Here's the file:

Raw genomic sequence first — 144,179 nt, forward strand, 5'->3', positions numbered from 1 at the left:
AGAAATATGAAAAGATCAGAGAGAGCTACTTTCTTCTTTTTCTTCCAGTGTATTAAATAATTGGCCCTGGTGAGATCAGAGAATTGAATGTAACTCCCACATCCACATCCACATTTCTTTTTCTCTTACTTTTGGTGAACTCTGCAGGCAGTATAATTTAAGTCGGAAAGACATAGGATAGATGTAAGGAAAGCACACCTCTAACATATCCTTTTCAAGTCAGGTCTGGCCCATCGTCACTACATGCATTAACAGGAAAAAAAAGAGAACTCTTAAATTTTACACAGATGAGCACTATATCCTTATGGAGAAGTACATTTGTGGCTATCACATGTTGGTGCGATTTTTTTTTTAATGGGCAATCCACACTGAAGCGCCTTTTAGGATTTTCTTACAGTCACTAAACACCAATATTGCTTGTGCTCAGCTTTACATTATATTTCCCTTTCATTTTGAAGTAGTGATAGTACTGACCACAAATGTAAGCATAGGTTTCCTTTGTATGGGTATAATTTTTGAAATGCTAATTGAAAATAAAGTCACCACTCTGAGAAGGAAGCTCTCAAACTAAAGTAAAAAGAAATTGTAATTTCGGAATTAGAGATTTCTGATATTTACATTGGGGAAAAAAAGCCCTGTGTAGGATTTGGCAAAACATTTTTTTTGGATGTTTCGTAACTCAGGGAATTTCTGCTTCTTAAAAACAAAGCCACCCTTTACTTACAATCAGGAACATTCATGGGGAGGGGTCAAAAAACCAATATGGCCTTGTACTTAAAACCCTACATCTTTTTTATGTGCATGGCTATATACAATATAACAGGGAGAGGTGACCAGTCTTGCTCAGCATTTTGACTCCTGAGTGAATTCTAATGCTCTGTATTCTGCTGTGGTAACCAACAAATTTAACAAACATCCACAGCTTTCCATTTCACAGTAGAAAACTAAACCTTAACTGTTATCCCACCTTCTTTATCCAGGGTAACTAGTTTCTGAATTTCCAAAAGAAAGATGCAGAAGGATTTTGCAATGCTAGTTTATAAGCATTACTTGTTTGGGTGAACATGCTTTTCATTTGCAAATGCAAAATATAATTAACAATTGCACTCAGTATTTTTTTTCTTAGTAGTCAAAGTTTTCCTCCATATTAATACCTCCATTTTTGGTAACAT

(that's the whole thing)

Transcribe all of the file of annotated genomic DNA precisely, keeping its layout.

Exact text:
Raw genomic sequence first — 144,179 nt, forward strand, 5'->3', positions numbered from 1 at the left:
AGAAATATGAAAAGATCAGAGAGAGCTACTTTCTTCTTTTTCTTCCAGTGTATTAAATAATTGGCCCTGGTGAGATCAGAGAATTGAATGTAACTCCCACATCCACATCCACATTTCTTTTTCTCTTACTTTTGGTGAACTCTGCAGGCAGTATAATTTAAGTCGGAAAGACATAGGATAGATGTAAGGAAAGCACACCTCTAACATATCCTTTTCAAGTCAGGTCTGGCCCATCGTCACTACATGCATTAACAGGAAAAAAAAGAGAACTCTTAAATTTTACACAGATGAGCACTATATCCTTATGGAGAAGTACATTTGTGGCTATCACATGTTGGTGCGATTTTTTTTTTAATGGGCAATCCACACTGAAGCGCCTTTTAGGATTTTCTTACAGTCACTAAACACCAATATTGCTTGTGCTCAGCTTTACATTATATTTCCCTTTCATTTTGAAGTAGTGATAGTACTGACCACAAATGTAAGCATAGGTTTCCTTTGTATGGGTATAATTTTTGAAATGCTAATTGAAAATAAAGTCACCACTCTGAGAAGGAAGCTCTCAAACTAAAGTAAAAAGAAATTGTAATTTCGGAATTAGAGATTTCTGATATTTACATTGGGGAAAAAAAGCCCTGTGTAGGATTTGGCAAAACATTTTTTTTGGATGTTTCGTAACTCAGGGAATTTCTGCTTCTTAAAAACAAAGCCACCCTTTACTTACAATCAGGAACATTCATGGGGAGGGGTCAAAAAACCAATATGGCCTTGTACTTAAAACCCTACATCTTTTTTATGTGCATGGCTATATACAATATAACAGGGAGAGGTGACCAGTCTTGCTCAGCATTTTGACTCCTGAGTGAATTCTAATGCTCTGTATTCTGCTGTGGTAACCAACAAATTTAACAAACATCCACAGCTTTCCATTTCACAGTAGAAAACTAAACCTTAACTGTTATCCCACCTTCTTTATCCAGGGTAACTAGTTTCTGAATTTCCAAAAGAAAGATGCAGAAGGATTTTGCAATGCTAGTTTATAAGCATTACTTGTTTGGGTGAACATGCTTTTCATTTGCAAATGCAAAATATAATTAACAATTGCACTCAGTATTTTTTTTCTTAGTAGTCAAAGTTTTCCTCCATATTAATACCTCCATTTTTGGTAACAT